1. Commitment. Buy consistently from a core group of farmers and fishermen so they know what to expect, or communicate with your farmer/fisherman that you may be making purchases once in a while. Remember, if one of your producers has an item ready now and it isn't picked up, it may end up being tossed at a financial loss to the producer.
2. Delivery. Establish a delivery schedule with your farmer and fisherman.
3. Buying. Both buyers and sellers think about their bottom line. Expect to pay a fair price and consider that a local farmer's and fisherman's cost may be more than commercial shipped-in product. Don't expect the farmer and fisherman to be selling at a discount. Buy willingly and challenge yourself to use it well. Establish a predictable routine with your farmer and fisherman for phone calls, orders, and questions. Communicate what works for you, and you will receive great product.
4. Education. Continue to learn about the items your farmer grows and fisherman catches. Inspire your co-workers and employees to do the same. Items coming directly from a farm or the sea may look different from commercial items that your employees are used to seeing. They need to know how best to take advantage of that difference. Use the farmers and fishermen as a resource for learning about seasons, product use and availability.
5. Talk to your grower and fisherman. Taste the product with them and talk to them about what you plan to do with it and what it will be paired with. Ask your grower and fisherman how they use it. Most farmers and fishermen are great cooks because they cook directly from their field or the sea. If you are unhappy with something let them know and why. It is in their interest to make you happy. Talk to your grower and fisherman about trends and request varieties you're interested in.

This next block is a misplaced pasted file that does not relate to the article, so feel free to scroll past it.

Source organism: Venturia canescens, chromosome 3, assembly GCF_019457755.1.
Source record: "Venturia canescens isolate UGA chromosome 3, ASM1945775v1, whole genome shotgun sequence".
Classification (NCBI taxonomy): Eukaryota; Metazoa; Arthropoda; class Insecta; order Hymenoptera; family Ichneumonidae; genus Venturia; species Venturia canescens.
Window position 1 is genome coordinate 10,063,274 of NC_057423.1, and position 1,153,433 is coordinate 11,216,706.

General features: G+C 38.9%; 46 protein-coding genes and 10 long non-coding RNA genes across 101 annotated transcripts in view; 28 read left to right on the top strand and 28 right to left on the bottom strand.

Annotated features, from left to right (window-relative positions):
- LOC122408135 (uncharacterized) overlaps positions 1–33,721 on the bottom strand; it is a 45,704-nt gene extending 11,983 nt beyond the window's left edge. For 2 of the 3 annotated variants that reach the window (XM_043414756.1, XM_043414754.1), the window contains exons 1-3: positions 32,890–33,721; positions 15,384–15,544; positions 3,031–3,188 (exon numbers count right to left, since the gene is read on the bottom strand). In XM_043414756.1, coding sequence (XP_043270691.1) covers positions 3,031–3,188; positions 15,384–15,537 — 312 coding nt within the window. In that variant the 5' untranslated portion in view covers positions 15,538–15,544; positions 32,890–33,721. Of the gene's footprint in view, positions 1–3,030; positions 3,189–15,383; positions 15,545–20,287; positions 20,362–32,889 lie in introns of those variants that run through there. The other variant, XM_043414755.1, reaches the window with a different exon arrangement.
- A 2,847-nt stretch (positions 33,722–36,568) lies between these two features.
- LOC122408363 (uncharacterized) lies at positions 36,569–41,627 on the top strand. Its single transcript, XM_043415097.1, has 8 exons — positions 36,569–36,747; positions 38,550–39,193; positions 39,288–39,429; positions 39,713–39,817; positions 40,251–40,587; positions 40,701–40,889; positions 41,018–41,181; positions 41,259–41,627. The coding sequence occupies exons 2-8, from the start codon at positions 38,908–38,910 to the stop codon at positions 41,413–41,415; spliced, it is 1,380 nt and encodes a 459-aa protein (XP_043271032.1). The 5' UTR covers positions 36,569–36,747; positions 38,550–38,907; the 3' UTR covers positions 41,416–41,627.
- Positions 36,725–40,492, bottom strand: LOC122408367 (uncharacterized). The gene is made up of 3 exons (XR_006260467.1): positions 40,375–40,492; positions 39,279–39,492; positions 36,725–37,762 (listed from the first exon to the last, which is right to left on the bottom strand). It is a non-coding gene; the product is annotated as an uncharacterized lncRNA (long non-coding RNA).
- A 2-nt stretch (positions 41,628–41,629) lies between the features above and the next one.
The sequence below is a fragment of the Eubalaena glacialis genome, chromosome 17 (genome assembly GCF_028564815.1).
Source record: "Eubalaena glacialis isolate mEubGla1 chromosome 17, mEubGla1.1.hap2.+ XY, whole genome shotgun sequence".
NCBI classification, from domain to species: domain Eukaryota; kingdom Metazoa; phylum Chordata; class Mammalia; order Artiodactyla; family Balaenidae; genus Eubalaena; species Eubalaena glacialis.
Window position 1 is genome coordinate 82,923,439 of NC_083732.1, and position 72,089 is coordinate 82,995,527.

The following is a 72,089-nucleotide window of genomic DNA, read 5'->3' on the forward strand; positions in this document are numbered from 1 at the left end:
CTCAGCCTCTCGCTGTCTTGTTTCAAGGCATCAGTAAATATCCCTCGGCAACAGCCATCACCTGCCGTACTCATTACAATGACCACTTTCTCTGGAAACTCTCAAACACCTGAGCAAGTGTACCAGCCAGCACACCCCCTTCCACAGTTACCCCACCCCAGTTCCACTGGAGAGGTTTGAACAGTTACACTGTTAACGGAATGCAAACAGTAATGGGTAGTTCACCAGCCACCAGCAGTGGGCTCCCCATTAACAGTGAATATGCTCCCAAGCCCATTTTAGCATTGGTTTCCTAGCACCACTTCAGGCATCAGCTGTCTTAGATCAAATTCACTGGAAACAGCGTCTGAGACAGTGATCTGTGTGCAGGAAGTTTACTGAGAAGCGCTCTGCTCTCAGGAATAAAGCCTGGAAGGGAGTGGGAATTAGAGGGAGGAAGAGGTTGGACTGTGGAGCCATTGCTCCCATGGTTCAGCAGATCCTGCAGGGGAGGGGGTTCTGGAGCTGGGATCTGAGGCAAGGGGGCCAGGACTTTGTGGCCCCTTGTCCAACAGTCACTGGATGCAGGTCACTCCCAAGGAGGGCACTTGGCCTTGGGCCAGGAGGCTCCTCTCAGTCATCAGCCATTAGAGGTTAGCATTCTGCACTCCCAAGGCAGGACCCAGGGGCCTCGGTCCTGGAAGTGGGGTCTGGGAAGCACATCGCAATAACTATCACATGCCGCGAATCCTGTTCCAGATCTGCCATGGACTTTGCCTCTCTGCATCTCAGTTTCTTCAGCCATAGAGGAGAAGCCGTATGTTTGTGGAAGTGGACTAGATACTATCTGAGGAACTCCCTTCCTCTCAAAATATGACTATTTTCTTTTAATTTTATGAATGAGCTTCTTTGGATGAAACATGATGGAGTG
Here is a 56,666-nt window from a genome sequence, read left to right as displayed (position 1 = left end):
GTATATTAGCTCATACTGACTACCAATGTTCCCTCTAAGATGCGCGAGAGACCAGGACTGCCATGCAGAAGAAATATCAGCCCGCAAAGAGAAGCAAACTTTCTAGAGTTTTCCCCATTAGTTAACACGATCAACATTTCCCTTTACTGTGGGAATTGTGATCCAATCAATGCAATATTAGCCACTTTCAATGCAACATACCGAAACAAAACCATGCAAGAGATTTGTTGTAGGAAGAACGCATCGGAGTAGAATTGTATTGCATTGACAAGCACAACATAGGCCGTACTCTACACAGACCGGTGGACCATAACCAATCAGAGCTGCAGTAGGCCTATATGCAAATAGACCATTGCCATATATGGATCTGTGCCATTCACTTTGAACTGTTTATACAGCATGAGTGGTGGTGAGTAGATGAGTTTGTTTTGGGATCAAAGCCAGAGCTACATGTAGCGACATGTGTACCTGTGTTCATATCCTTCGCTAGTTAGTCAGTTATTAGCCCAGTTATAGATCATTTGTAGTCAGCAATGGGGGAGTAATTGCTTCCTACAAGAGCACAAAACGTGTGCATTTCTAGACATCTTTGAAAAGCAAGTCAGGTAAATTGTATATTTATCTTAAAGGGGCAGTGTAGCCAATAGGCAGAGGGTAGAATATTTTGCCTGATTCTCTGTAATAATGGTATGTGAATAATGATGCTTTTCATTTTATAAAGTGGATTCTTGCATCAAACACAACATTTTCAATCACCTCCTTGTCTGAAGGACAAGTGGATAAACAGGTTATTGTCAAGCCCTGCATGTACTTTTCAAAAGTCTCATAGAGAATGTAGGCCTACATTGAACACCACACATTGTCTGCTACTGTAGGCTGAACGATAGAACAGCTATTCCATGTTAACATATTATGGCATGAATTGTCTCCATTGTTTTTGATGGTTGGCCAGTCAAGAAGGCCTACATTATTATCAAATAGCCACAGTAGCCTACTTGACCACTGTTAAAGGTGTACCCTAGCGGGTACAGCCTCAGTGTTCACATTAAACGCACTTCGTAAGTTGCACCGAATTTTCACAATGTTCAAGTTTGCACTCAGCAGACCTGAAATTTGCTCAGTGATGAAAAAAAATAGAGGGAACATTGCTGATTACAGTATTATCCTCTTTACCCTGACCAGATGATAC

6. Cultivate trust. There is always a degree of uncertainty regarding the catch size, crop size and quality. Remain flexible and patient with your farmer and fisherman. It often takes weeks of production time and lots of luck to come up with a crop or catch, and things can happen overnight!
7. Be Flexible: Use what is fresh and in season. It will make your plates better. Generalize your menus. If certain vegetables or fish are fresh that day they can be incorporated into a dish without changing the menu. Take advantage of daily specials.
Chances are if you have someone growing or catching your product directly for you, you'll find yourself with great starting ingredients and the potential for a rewarding relationship with farmers and fishermen.
©Ecotrust and the Portland Chapter of the Chefs Collaborative